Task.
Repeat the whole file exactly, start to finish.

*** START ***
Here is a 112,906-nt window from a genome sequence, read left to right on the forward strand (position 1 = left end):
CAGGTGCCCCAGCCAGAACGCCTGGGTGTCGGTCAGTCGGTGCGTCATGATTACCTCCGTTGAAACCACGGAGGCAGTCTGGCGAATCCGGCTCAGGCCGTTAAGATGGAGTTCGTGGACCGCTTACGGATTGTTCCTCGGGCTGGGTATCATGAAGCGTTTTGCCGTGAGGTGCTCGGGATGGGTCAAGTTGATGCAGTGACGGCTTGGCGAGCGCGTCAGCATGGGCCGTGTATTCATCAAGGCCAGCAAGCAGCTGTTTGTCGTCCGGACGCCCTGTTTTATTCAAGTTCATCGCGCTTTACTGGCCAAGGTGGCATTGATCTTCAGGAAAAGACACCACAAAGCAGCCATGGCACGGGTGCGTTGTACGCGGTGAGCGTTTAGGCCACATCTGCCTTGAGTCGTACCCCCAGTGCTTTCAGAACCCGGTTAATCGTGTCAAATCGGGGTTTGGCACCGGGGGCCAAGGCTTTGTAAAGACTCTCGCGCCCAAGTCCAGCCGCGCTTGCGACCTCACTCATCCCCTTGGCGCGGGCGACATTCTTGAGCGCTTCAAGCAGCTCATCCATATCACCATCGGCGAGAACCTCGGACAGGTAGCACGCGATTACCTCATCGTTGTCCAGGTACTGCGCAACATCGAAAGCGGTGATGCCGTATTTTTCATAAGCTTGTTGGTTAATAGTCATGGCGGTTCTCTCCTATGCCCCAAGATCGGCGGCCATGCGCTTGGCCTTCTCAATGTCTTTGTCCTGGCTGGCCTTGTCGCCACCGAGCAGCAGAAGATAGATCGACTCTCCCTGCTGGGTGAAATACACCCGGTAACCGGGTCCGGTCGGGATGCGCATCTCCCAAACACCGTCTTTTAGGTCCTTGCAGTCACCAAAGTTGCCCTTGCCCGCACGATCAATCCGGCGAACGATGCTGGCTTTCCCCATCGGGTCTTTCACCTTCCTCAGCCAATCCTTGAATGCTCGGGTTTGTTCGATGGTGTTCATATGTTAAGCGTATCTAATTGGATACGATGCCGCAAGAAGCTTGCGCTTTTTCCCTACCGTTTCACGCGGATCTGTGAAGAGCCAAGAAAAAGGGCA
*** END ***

Here is a 112,906-nt window from a genome sequence, read left to right on the forward strand (position 1 = left end):
CAGGTGCCCCAGCCAGAACGCCTGGGTGTCGGTCAGTCGGTGCGTCATGATTACCTCCGTTGAAACCACGGAGGCAGTCTGGCGAATCCGGCTCAGGCCGTTAAGATGGAGTTCGTGGACCGCTTACGGATTGTTCCTCGGGCTGGGTATCATGAAGCGTTTTGCCGTGAGGTGCTCGGGATGGGTCAAGTTGATGCAGTGACGGCTTGGCGAGCGCGTCAGCATGGGCCGTGTATTCATCAAGGCCAGCAAGCAGCTGTTTGTCGTCCGGACGCCCTGTTTTATTCAAGTTCATCGCGCTTTACTGGCCAAGGTGGCATTGATCTTCAGGAAAAGACACCACAAAGCAGCCATGGCACGGGTGCGTTGTACGCGGTGAGCGTTTAGGCCACATCTGCCTTGAGTCGTACCCCCAGTGCTTTCAGAACCCGGTTAATCGTGTCAAATCGGGGTTTGGCACCGGGGGCCAAGGCTTTGTAAAGACTCTCGCGCCCAAGTCCAGCCGCGCTTGCGACCTCACTCATCCCCTTGGCGCGGGCGACATTCTTGAGCGCTTCAAGCAGCTCATCCATATCACCATCGGCGAGAACCTCGGACAGGTAGCACGCGATTACCTCATCGTTGTCCAGGTACTGCGCAACATCGAAAGCGGTGATGCCGTATTTTTCATAAGCTTGTTGGTTAATAGTCATGGCGGTTCTCTCCTATGCCCCAAGATCGGCGGCCATGCGCTTGGCCTTCTCAATGTCTTTGTCCTGGCTGGCCTTGTCGCCACCGAGCAGCAGAAGATAGATCGACTCTCCCTGCTGGGTGAAATACACCCGGTAACCGGGTCCGGTCGGGATGCGCATCTCCCAAACACCGTCTTTTAGGTCCTTGCAGTCACCAAAGTTGCCCTTGCCCGCACGATCAATCCGGCGAACGATGCTGGCTTTCCCCATCGGGTCTTTCACCTTCCTCAGCCAATCCTTGAATGCTCGGGTTTGTTCGATGGTGTTCATATGTTAAGCGTATCTAATTGGATACGATGCCGCAAGAAGCTTGCGCTTTTTCCCTACCGTTTCACGCGGATCTGTGAAGAGCCAAGAAAAAGGGCA